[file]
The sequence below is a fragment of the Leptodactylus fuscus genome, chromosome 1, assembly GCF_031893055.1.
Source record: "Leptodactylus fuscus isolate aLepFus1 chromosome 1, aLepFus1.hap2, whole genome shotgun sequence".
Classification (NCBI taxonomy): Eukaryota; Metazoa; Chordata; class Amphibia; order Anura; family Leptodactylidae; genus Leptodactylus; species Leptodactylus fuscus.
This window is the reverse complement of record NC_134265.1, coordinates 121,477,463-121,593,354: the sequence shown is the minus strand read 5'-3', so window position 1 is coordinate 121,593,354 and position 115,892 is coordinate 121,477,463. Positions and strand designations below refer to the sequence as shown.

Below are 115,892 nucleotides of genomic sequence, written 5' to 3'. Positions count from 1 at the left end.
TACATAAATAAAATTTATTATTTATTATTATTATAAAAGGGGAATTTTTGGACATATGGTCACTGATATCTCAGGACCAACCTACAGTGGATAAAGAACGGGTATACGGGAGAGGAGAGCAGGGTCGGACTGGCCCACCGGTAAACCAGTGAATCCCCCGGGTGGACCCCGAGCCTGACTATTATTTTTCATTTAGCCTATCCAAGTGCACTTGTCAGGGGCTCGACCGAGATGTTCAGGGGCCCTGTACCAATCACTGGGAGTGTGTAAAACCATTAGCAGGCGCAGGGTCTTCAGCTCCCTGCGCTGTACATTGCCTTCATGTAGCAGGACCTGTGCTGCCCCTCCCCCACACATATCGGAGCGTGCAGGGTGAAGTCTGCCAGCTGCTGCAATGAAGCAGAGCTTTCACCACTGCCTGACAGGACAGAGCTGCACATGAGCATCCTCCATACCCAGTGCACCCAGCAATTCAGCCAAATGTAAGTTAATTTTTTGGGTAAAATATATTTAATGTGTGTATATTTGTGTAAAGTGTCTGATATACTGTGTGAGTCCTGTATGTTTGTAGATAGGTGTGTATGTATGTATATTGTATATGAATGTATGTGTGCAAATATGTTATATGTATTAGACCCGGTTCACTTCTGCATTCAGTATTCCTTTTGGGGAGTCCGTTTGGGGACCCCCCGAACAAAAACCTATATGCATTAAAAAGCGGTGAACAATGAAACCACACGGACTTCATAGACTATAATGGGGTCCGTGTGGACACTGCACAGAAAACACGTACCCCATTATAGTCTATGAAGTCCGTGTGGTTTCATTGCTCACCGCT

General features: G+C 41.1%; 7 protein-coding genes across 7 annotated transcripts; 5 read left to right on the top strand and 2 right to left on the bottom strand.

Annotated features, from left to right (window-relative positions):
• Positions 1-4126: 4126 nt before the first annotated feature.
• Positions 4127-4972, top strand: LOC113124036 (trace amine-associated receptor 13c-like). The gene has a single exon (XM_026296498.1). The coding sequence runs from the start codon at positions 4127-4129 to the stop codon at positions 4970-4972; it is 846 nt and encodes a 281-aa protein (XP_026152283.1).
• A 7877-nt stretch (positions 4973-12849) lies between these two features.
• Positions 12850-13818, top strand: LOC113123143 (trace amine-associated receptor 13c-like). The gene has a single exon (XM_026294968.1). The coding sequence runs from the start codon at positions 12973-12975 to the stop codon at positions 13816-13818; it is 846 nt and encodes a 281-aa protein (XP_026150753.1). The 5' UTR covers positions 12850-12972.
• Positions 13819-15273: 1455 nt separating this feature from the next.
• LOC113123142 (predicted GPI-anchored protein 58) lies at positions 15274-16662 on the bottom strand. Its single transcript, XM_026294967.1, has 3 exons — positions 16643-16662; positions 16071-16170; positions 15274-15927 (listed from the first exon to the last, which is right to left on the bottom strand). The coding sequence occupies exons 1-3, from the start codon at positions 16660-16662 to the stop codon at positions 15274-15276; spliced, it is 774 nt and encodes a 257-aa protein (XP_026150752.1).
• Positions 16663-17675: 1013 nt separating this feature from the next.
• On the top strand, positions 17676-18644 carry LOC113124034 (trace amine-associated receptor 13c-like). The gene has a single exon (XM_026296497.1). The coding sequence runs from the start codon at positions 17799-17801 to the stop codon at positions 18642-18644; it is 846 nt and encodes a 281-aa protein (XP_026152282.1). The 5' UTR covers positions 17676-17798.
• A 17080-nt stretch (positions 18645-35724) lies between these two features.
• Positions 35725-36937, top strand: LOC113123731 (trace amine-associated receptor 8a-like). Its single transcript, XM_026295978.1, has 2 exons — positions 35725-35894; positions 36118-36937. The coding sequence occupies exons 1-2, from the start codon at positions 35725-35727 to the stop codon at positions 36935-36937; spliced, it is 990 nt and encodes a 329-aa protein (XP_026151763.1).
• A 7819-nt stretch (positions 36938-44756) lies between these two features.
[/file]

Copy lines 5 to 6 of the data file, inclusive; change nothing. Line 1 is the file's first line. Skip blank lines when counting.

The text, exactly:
Below are 115,892 nucleotides of genomic sequence, written 5' to 3'. Positions count from 1 at the left end.
TACATAAATAAAATTTATTATTTATTATTATTATAAAAGGGGAATTTTTGGACATATGGTCACTGATATCTCAGGACCAACCTACAGTGGATAAAGAACGGGTATACGGGAGAGGAGAGCAGGGTCGGACTGGCCCACCGGTAAACCAGTGAATCCCCCGGGTGGACCCCGAGCCTGACTATTATTTTTCATTTAGCCTATCCAAGTGCACTTGTCAGGGGCTCGACCGAGATGTTCAGGGGCCCTGTACCAATCACTGGGAGTGTGTAAAACCATTAGCAGGCGCAGGGTCTTCAGCTCCCTGCGCTGTACATTGCCTTCATGTAGCAGGACCTGTGCTGCCCCTCCCCCACACATATCGGAGCGTGCAGGGTGAAGTCTGCCAGCTGCTGCAATGAAGCAGAGCTTTCACCACTGCCTGACAGGACAGAGCTGCACATGAGCATCCTCCATACCCAGTGCACCCAGCAATTCAGCCAAATGTAAGTTAATTTTTTGGGTAAAATATATTTAATGTGTGTATATTTGTGTAAAGTGTCTGATATACTGTGTGAGTCCTGTATGTTTGTAGATAGGTGTGTATGTATGTATATTGTATATGAATGTATGTGTGCAAATATGTTATATGTATTAGACCCGGTTCACTTCTGCATTCAGTATTCCTTTTGGGGAGTCCGTTTGGGGACCCCCCGAACAAAAACCTATATGCATTAAAAAGCGGTGAACAATGAAACCACACGGACTTCATAGACTATAATGGGGTCCGTGTGGACACTGCACAGAAAACACGTACCCCATTATAGTCTATGAAGTCCGTGTGGTTTCATTGCTCACCGCT